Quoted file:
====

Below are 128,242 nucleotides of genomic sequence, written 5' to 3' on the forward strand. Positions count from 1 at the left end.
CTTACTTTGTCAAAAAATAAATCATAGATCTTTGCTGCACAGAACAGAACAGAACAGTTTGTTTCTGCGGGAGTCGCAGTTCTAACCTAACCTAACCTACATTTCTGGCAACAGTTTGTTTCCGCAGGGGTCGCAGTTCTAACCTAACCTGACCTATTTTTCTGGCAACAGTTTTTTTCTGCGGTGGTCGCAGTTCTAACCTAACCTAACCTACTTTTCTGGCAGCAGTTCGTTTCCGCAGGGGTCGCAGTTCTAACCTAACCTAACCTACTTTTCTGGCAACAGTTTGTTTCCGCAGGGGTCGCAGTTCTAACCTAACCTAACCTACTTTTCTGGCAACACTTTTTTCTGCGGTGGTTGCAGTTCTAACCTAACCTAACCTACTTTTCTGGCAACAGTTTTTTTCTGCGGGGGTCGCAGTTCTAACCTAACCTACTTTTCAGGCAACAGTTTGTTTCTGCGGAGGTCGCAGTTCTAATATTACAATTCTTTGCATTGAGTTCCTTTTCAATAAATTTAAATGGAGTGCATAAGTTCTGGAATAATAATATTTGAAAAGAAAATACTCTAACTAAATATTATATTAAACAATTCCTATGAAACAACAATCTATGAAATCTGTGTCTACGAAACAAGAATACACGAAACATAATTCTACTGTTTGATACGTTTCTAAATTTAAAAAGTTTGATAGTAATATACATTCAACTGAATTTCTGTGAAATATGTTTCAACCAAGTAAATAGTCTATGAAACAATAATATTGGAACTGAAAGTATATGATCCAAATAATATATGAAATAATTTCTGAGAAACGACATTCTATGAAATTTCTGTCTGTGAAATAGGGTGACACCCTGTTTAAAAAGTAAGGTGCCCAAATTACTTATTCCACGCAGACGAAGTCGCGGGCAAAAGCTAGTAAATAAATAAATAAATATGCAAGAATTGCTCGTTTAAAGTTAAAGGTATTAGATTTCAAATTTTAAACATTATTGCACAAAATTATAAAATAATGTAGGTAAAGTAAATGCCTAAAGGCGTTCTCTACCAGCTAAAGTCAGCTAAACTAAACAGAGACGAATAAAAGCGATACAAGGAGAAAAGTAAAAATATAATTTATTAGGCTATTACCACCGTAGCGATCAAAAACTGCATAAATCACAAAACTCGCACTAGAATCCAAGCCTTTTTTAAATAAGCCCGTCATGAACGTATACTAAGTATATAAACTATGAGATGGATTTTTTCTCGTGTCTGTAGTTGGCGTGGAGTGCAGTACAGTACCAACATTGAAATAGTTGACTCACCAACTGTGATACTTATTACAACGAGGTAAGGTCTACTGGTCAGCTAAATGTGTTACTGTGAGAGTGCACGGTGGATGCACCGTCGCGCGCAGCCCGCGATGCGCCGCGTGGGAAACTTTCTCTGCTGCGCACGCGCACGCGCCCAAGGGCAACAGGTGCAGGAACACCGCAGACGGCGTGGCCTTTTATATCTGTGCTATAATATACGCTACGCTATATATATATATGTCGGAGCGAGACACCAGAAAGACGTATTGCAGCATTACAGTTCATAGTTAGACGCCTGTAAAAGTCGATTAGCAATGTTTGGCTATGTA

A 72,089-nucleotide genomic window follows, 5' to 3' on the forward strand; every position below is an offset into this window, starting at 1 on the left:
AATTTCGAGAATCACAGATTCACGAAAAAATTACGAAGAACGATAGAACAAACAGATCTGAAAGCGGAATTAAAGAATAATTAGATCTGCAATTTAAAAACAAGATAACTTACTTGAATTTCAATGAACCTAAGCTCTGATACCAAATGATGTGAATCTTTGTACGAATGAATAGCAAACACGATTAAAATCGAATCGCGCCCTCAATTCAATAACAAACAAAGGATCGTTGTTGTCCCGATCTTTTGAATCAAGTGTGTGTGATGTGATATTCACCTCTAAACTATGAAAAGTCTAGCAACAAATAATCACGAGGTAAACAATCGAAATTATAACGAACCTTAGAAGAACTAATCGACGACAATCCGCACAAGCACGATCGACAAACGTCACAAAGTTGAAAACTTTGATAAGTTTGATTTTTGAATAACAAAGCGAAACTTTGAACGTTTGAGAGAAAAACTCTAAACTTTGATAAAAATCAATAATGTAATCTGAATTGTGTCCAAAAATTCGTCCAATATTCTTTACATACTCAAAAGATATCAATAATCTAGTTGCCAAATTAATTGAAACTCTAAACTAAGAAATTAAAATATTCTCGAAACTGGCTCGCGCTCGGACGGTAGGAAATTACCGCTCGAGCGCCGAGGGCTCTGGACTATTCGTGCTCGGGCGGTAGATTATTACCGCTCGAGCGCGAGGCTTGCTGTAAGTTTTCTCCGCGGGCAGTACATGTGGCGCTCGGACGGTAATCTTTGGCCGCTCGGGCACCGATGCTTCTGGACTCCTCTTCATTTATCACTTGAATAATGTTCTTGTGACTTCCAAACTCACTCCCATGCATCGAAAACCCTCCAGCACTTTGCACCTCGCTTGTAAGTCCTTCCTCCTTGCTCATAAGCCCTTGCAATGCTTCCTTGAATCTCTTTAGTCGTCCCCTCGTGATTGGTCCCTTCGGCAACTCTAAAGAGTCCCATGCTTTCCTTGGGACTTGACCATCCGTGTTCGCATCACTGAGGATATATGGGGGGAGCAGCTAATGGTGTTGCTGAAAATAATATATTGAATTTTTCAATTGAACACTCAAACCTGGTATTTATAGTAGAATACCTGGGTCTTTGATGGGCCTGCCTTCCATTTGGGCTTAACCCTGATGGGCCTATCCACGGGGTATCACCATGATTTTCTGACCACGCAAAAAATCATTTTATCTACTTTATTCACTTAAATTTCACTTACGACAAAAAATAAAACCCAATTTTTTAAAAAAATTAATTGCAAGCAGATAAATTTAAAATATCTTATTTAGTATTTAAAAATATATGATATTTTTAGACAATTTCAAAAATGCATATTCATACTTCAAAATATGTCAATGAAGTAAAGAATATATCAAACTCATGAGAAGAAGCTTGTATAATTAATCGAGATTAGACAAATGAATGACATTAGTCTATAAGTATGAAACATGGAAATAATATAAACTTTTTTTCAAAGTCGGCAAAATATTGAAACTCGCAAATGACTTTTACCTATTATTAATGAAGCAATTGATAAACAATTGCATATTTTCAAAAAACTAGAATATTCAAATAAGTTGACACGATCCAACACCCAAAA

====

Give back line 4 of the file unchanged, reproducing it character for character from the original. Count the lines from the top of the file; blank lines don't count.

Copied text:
AATTTCGAGAATCACAGATTCACGAAAAAATTACGAAGAACGATAGAACAAACAGATCTGAAAGCGGAATTAAAGAATAATTAGATCTGCAATTTAAAAACAAGATAACTTACTTGAATTTCAATGAACCTAAGCTCTGATACCAAATGATGTGAATCTTTGTACGAATGAATAGCAAACACGATTAAAATCGAATCGCGCCCTCAATTCAATAACAAACAAAGGATCGTTGTTGTCCCGATCTTTTGAATCAAGTGTGTGTGATGTGATATTCACCTCTAAACTATGAAAAGTCTAGCAACAAATAATCACGAGGTAAACAATCGAAATTATAACGAACCTTAGAAGAACTAATCGACGACAATCCGCACAAGCACGATCGACAAACGTCACAAAGTTGAAAACTTTGATAAGTTTGATTTTTGAATAACAAAGCGAAACTTTGAACGTTTGAGAGAAAAACTCTAAACTTTGATAAAAATCAATAATGTAATCTGAATTGTGTCCAAAAATTCGTCCAATATTCTTTACATACTCAAAAGATATCAATAATCTAGTTGCCAAATTAATTGAAACTCTAAACTAAGAAATTAAAATATTCTCGAAACTGGCTCGCGCTCGGACGGTAGGAAATTACCGCTCGAGCGCCGAGGGCTCTGGACTATTCGTGCTCGGGCGGTAGATTATTACCGCTCGAGCGCGAGGCTTGCTGTAAGTTTTCTCCGCGGGCAGTACATGTGGCGCTCGGACGGTAATCTTTGGCCGCTCGGGCACCGATGCTTCTGGACTCCTCTTCATTTATCACTTGAATAATGTTCTTGTGACTTCCAAACTCACTCCCATGCATCGAAAACCCTCCAGCACTTTGCACCTCGCTTGTAAGTCCTTCCTCCTTGCTCATAAGCCCTTGCAATGCTTCCTTGAATCTCTTTAGTCGTCCCCTCGTGATTGGTCCCTTCGGCAACTCTAAAGAGTCCCATGCTTTCCTTGGGACTTGACCATCCGTGTTCGCATCACTGAGGATATATGGGGGGAGCAGCTAATGGTGTTGCTGAAAATAATATATTGAATTTTTCAATTGAACACTCAAACCTGGTATTTATAGTAGAATACCTGGGTCTTTGATGGGCCTGCCTTCCATTTGGGCTTAACCCTGATGGGCCTATCCACGGGGTATCACCATGATTTTCTGACCACGCAAAAAATCATTTTATCTACTTTATTCACTTAAATTTCACTTACGACAAAAAATAAAACCCAATTTTTTAAAAAAATTAATTGCAAGCAGATAAATTTAAAATATCTTATTTAGTATTTAAAAATATATGATATTTTTAGACAATTTCAAAAATGCATATTCATACTTCAAAATATGTCAATGAAGTAAAGAATATATCAAACTCATGAGAAGAAGCTTGTATAATTAATCGAGATTAGACAAATGAATGACATTAGTCTATAAGTATGAAACATGGAAATAATATAAACTTTTTTTCAAAGTCGGCAAAATATTGAAACTCGCAAATGACTTTTACCTATTATTAATGAAGCAATTGATAAACAATTGCATATTTTCAAAAAACTAGAATATTCAAATAAGTTGACACGATCCAACACCCAAAA